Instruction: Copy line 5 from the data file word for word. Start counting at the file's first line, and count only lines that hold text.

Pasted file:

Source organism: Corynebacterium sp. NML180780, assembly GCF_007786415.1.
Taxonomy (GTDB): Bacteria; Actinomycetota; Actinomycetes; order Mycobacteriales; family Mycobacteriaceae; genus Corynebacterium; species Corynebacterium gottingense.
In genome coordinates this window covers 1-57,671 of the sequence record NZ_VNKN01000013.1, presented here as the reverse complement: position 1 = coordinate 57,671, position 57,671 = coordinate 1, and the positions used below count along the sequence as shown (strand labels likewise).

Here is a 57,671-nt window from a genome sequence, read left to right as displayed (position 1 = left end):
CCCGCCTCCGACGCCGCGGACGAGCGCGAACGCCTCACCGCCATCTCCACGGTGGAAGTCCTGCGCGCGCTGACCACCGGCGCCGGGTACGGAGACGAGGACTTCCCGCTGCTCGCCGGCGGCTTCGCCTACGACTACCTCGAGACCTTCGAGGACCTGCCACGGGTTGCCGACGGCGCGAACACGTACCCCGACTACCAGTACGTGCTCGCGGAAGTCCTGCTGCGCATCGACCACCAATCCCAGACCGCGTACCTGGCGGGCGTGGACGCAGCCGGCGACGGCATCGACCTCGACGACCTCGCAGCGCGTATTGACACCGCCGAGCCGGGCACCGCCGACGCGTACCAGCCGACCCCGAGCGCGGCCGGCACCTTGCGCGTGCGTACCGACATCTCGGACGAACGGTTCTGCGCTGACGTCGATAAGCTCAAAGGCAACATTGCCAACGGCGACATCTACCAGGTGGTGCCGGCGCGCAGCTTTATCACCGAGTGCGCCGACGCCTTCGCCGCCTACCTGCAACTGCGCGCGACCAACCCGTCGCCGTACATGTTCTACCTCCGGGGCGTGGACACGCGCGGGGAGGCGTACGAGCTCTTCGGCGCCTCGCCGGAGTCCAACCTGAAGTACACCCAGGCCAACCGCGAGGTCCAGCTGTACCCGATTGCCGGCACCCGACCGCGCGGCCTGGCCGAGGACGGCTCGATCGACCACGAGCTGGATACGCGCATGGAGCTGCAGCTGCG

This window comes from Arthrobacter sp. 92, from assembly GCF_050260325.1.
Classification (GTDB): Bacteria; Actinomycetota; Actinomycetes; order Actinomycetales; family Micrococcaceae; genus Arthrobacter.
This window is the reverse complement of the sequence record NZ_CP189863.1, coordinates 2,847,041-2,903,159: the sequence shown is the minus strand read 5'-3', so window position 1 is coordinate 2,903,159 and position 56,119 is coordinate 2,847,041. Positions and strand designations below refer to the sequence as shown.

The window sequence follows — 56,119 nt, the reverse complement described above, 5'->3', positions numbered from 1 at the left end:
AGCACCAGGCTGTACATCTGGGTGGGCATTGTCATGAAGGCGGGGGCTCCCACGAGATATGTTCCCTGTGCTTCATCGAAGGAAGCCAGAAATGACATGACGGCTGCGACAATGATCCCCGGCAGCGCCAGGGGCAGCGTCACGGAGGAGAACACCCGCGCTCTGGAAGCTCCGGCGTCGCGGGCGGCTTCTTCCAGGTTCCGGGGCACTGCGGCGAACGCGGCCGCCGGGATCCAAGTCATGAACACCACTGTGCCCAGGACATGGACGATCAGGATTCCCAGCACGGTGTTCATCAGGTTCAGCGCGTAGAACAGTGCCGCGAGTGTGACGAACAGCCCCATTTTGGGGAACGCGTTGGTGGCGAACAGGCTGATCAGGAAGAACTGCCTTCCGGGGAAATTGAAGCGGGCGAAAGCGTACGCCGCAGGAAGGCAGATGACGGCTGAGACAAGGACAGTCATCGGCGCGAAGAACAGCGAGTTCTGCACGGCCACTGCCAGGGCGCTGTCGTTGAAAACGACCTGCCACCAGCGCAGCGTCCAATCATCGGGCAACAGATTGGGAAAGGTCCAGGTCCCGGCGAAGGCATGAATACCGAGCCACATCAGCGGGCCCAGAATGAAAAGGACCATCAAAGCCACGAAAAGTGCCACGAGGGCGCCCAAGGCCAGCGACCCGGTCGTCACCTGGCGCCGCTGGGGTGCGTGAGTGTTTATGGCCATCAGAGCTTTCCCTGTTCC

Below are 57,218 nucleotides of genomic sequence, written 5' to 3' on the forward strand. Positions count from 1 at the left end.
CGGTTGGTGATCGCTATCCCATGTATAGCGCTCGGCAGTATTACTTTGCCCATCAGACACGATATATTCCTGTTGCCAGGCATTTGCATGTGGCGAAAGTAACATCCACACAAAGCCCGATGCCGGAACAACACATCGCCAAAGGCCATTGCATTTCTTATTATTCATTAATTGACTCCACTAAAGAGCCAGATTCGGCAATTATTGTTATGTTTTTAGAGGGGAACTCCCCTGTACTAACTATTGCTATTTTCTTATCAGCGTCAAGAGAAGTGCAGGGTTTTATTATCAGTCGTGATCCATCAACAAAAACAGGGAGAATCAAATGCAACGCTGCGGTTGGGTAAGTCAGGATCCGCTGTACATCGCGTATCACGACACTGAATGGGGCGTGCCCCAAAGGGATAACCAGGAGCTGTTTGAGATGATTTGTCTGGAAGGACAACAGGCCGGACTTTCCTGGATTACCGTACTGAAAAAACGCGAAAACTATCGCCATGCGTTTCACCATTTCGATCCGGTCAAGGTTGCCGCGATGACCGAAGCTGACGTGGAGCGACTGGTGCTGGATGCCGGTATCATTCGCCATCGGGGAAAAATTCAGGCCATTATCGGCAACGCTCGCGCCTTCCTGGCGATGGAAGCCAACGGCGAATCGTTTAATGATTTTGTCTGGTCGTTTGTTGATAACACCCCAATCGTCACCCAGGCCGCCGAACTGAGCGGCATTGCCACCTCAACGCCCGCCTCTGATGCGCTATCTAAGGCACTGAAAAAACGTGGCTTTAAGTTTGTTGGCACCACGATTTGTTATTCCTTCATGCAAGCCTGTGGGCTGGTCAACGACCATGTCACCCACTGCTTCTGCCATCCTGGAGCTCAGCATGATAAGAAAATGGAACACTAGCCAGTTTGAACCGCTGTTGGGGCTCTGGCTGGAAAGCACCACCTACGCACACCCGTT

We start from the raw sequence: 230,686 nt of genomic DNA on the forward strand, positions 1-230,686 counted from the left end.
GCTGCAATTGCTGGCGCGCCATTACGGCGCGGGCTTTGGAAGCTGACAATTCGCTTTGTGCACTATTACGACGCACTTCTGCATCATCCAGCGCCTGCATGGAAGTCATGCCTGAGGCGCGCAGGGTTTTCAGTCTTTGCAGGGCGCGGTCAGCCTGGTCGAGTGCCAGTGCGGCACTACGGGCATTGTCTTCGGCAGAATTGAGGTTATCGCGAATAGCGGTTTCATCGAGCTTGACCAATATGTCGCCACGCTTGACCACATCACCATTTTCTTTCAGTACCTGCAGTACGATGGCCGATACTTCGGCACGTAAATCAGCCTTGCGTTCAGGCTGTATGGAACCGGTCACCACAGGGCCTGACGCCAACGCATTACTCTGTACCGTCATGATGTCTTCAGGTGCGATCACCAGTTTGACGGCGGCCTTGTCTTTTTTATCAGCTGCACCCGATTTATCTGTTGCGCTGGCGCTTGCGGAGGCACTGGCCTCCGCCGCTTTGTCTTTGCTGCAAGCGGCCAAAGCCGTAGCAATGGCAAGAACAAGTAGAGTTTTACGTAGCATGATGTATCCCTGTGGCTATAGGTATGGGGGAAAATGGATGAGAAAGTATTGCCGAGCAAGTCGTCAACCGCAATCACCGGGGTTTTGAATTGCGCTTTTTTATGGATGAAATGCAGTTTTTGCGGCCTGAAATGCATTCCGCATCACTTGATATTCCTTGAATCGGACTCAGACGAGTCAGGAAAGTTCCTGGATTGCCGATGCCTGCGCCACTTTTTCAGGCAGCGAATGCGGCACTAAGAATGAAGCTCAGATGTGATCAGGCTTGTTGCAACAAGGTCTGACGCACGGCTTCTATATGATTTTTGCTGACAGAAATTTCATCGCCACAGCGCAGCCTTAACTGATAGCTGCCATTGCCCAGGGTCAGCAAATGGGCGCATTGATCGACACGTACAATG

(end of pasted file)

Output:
CCCGCCTCCGACGCCGCGGACGAGCGCGAACGCCTCACCGCCATCTCCACGGTGGAAGTCCTGCGCGCGCTGACCACCGGCGCCGGGTACGGAGACGAGGACTTCCCGCTGCTCGCCGGCGGCTTCGCCTACGACTACCTCGAGACCTTCGAGGACCTGCCACGGGTTGCCGACGGCGCGAACACGTACCCCGACTACCAGTACGTGCTCGCGGAAGTCCTGCTGCGCATCGACCACCAATCCCAGACCGCGTACCTGGCGGGCGTGGACGCAGCCGGCGACGGCATCGACCTCGACGACCTCGCAGCGCGTATTGACACCGCCGAGCCGGGCACCGCCGACGCGTACCAGCCGACCCCGAGCGCGGCCGGCACCTTGCGCGTGCGTACCGACATCTCGGACGAACGGTTCTGCGCTGACGTCGATAAGCTCAAAGGCAACATTGCCAACGGCGACATCTACCAGGTGGTGCCGGCGCGCAGCTTTATCACCGAGTGCGCCGACGCCTTCGCCGCCTACCTGCAACTGCGCGCGACCAACCCGTCGCCGTACATGTTCTACCTCCGGGGCGTGGACACGCGCGGGGAGGCGTACGAGCTCTTCGGCGCCTCGCCGGAGTCCAACCTGAAGTACACCCAGGCCAACCGCGAGGTCCAGCTGTACCCGATTGCCGGCACCCGACCGCGCGGCCTGGCCGAGGACGGCTCGATCGACCACGAGCTGGATACGCGCATGGAGCTGCAGCTGCG